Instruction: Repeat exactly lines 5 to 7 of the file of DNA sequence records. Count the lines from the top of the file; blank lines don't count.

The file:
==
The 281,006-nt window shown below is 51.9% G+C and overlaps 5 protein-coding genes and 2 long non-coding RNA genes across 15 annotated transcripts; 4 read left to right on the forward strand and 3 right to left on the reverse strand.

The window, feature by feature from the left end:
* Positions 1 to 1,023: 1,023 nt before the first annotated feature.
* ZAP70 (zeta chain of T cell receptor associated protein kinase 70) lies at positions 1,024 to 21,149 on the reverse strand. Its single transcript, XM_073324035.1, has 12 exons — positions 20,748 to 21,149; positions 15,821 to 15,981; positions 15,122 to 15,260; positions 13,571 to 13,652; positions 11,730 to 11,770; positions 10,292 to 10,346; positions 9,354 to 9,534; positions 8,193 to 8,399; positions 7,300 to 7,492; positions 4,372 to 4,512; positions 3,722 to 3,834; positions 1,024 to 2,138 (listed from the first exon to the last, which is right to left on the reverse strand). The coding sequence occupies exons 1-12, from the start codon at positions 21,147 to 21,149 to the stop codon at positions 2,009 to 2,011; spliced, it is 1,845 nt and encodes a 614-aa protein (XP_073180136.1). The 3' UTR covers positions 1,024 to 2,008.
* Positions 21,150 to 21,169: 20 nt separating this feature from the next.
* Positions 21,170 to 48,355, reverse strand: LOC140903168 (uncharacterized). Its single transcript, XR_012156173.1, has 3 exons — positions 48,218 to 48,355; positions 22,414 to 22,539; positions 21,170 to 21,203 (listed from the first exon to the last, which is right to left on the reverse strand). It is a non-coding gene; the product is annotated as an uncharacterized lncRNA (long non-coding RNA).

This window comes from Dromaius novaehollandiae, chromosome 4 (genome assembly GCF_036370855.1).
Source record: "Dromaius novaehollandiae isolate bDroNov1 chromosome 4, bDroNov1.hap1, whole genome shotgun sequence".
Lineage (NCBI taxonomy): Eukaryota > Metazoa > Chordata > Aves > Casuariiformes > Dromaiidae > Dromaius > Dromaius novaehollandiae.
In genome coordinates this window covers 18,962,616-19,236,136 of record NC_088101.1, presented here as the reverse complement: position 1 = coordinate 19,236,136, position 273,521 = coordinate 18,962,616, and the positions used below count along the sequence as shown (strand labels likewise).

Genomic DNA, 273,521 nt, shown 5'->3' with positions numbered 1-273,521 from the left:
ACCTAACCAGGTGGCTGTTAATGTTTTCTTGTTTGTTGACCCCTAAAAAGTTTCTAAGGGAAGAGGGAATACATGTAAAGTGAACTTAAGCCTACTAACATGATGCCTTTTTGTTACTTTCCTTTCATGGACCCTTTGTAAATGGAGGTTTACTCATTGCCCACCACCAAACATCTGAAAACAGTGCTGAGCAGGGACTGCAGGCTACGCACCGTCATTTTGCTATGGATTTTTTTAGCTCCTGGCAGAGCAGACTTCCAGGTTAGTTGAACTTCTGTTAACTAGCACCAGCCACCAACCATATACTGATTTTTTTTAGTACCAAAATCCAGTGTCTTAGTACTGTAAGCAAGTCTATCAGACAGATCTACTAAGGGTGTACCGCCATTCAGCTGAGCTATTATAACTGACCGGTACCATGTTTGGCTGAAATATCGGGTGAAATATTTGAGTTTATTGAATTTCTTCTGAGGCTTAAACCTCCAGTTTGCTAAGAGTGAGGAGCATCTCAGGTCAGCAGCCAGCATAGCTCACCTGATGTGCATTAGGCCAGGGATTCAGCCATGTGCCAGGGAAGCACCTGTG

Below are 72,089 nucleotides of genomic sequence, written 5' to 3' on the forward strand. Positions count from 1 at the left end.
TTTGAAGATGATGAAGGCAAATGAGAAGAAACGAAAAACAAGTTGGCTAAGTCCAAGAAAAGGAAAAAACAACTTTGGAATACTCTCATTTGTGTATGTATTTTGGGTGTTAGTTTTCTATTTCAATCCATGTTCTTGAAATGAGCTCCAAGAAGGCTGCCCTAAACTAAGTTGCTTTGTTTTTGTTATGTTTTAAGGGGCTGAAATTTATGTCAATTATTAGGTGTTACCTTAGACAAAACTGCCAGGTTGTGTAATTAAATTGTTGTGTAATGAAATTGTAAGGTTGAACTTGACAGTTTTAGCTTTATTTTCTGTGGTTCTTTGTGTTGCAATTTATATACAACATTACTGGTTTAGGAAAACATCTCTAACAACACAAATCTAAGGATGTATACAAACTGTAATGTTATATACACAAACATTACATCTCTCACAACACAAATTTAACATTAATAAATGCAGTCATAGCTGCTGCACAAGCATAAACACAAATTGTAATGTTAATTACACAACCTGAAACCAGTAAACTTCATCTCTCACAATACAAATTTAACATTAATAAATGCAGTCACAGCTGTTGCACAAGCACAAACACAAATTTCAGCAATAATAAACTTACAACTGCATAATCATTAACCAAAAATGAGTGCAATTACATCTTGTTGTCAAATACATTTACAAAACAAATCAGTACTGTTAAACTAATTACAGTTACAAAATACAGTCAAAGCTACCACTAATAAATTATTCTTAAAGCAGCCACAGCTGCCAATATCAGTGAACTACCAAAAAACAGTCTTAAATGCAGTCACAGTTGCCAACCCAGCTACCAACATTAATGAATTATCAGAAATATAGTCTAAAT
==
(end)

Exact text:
* Positions 21,150 to 21,169: 20 nt separating this feature from the next.
* Positions 21,170 to 48,355, reverse strand: LOC140903168 (uncharacterized). Its single transcript, XR_012156173.1, has 3 exons — positions 48,218 to 48,355; positions 22,414 to 22,539; positions 21,170 to 21,203 (listed from the first exon to the last, which is right to left on the reverse strand). It is a non-coding gene; the product is annotated as an uncharacterized lncRNA (long non-coding RNA).

This window comes from Dromaius novaehollandiae, chromosome 4 (genome assembly GCF_036370855.1).